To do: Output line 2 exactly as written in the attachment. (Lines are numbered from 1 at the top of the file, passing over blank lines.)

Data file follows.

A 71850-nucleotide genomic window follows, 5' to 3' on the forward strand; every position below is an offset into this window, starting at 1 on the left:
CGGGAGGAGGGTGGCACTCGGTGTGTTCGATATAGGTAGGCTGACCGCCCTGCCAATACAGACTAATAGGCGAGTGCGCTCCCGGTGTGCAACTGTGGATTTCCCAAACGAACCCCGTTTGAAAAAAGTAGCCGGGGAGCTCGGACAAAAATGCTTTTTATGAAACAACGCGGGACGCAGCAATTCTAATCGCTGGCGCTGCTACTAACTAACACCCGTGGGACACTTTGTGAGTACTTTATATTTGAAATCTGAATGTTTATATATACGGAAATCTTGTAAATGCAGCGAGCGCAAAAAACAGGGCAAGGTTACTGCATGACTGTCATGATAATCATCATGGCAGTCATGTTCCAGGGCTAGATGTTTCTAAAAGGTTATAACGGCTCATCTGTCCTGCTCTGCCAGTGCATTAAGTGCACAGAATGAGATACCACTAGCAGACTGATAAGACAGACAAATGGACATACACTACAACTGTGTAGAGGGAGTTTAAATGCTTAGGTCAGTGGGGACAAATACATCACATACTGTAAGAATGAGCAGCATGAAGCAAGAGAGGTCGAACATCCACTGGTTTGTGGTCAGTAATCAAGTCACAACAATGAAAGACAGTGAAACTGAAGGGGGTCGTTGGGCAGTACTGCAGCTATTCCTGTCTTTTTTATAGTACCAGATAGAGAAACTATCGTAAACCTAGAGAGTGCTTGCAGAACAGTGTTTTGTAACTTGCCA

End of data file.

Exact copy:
CGGGAGGAGGGTGGCACTCGGTGTGTTCGATATAGGTAGGCTGACCGCCCTGCCAATACAGACTAATAGGCGAGTGCGCTCCCGGTGTGCAACTGTGGATTTCCCAAACGAACCCCGTTTGAAAAAAGTAGCCGGGGAGCTCGGACAAAAATGCTTTTTATGAAACAACGCGGGACGCAGCAATTCTAATCGCTGGCGCTGCTACTAACTAACACCCGTGGGACACTTTGTGAGTACTTTATATTTGAAATCTGAATGTTTATATATACGGAAATCTTGTAAATGCAGCGAGCGCAAAAAACAGGGCAAGGTTACTGCATGACTGTCATGATAATCATCATGGCAGTCATGTTCCAGGGCTAGATGTTTCTAAAAGGTTATAACGGCTCATCTGTCCTGCTCTGCCAGTGCATTAAGTGCACAGAATGAGATACCACTAGCAGACTGATAAGACAGACAAATGGACATACACTACAACTGTGTAGAGGGAGTTTAAATGCTTAGGTCAGTGGGGACAAATACATCACATACTGTAAGAATGAGCAGCATGAAGCAAGAGAGGTCGAACATCCACTGGTTTGTGGTCAGTAATCAAGTCACAACAATGAAAGACAGTGAAACTGAAGGGGGTCGTTGGGCAGTACTGCAGCTATTCCTGTCTTTTTTATAGTACCAGATAGAGAAACTATCGTAAACCTAGAGAGTGCTTGCAGAACAGTGTTTTGTAACTTGCCA